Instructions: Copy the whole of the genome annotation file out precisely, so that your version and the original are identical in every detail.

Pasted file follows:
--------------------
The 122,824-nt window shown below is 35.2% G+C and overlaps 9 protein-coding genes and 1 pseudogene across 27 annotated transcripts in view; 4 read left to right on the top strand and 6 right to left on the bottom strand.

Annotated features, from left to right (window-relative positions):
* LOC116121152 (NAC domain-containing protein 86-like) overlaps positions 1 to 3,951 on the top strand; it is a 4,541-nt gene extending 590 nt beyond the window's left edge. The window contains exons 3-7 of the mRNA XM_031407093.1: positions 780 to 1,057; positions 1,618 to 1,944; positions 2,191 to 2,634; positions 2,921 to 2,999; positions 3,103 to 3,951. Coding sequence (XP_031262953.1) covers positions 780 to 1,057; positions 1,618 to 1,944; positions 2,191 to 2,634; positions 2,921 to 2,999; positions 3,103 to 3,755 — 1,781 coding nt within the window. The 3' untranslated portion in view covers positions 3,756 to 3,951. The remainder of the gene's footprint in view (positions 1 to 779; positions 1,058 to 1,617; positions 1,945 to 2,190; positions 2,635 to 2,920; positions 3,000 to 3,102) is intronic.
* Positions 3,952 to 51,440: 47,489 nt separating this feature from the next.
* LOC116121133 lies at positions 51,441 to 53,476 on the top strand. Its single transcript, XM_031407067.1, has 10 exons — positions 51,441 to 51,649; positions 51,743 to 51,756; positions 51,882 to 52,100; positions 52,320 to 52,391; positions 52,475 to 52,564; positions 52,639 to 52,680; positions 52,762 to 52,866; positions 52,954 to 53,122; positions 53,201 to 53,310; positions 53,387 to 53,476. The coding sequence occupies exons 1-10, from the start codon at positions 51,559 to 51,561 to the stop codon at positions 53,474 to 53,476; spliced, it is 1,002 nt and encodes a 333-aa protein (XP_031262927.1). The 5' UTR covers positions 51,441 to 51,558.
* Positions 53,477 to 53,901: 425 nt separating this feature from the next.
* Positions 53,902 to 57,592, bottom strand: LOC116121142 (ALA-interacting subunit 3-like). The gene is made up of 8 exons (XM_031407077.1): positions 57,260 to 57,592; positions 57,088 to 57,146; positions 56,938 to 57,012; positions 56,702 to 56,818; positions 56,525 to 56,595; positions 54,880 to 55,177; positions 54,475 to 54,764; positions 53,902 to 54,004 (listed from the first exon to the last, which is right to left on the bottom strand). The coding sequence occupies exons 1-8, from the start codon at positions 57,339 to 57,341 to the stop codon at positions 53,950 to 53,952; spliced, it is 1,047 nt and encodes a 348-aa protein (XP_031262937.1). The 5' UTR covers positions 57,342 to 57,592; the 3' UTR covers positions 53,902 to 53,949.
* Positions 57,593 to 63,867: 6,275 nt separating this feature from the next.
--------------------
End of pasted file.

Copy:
The 122,824-nt window shown below is 35.2% G+C and overlaps 9 protein-coding genes and 1 pseudogene across 27 annotated transcripts in view; 4 read left to right on the top strand and 6 right to left on the bottom strand.

Annotated features, from left to right (window-relative positions):
* LOC116121152 (NAC domain-containing protein 86-like) overlaps positions 1 to 3,951 on the top strand; it is a 4,541-nt gene extending 590 nt beyond the window's left edge. The window contains exons 3-7 of the mRNA XM_031407093.1: positions 780 to 1,057; positions 1,618 to 1,944; positions 2,191 to 2,634; positions 2,921 to 2,999; positions 3,103 to 3,951. Coding sequence (XP_031262953.1) covers positions 780 to 1,057; positions 1,618 to 1,944; positions 2,191 to 2,634; positions 2,921 to 2,999; positions 3,103 to 3,755 — 1,781 coding nt within the window. The 3' untranslated portion in view covers positions 3,756 to 3,951. The remainder of the gene's footprint in view (positions 1 to 779; positions 1,058 to 1,617; positions 1,945 to 2,190; positions 2,635 to 2,920; positions 3,000 to 3,102) is intronic.
* Positions 3,952 to 51,440: 47,489 nt separating this feature from the next.
* LOC116121133 lies at positions 51,441 to 53,476 on the top strand. Its single transcript, XM_031407067.1, has 10 exons — positions 51,441 to 51,649; positions 51,743 to 51,756; positions 51,882 to 52,100; positions 52,320 to 52,391; positions 52,475 to 52,564; positions 52,639 to 52,680; positions 52,762 to 52,866; positions 52,954 to 53,122; positions 53,201 to 53,310; positions 53,387 to 53,476. The coding sequence occupies exons 1-10, from the start codon at positions 51,559 to 51,561 to the stop codon at positions 53,474 to 53,476; spliced, it is 1,002 nt and encodes a 333-aa protein (XP_031262927.1). The 5' UTR covers positions 51,441 to 51,558.
* Positions 53,477 to 53,901: 425 nt separating this feature from the next.
* Positions 53,902 to 57,592, bottom strand: LOC116121142 (ALA-interacting subunit 3-like). The gene is made up of 8 exons (XM_031407077.1): positions 57,260 to 57,592; positions 57,088 to 57,146; positions 56,938 to 57,012; positions 56,702 to 56,818; positions 56,525 to 56,595; positions 54,880 to 55,177; positions 54,475 to 54,764; positions 53,902 to 54,004 (listed from the first exon to the last, which is right to left on the bottom strand). The coding sequence occupies exons 1-8, from the start codon at positions 57,339 to 57,341 to the stop codon at positions 53,950 to 53,952; spliced, it is 1,047 nt and encodes a 348-aa protein (XP_031262937.1). The 5' UTR covers positions 57,342 to 57,592; the 3' UTR covers positions 53,902 to 53,949.
* Positions 57,593 to 63,867: 6,275 nt separating this feature from the next.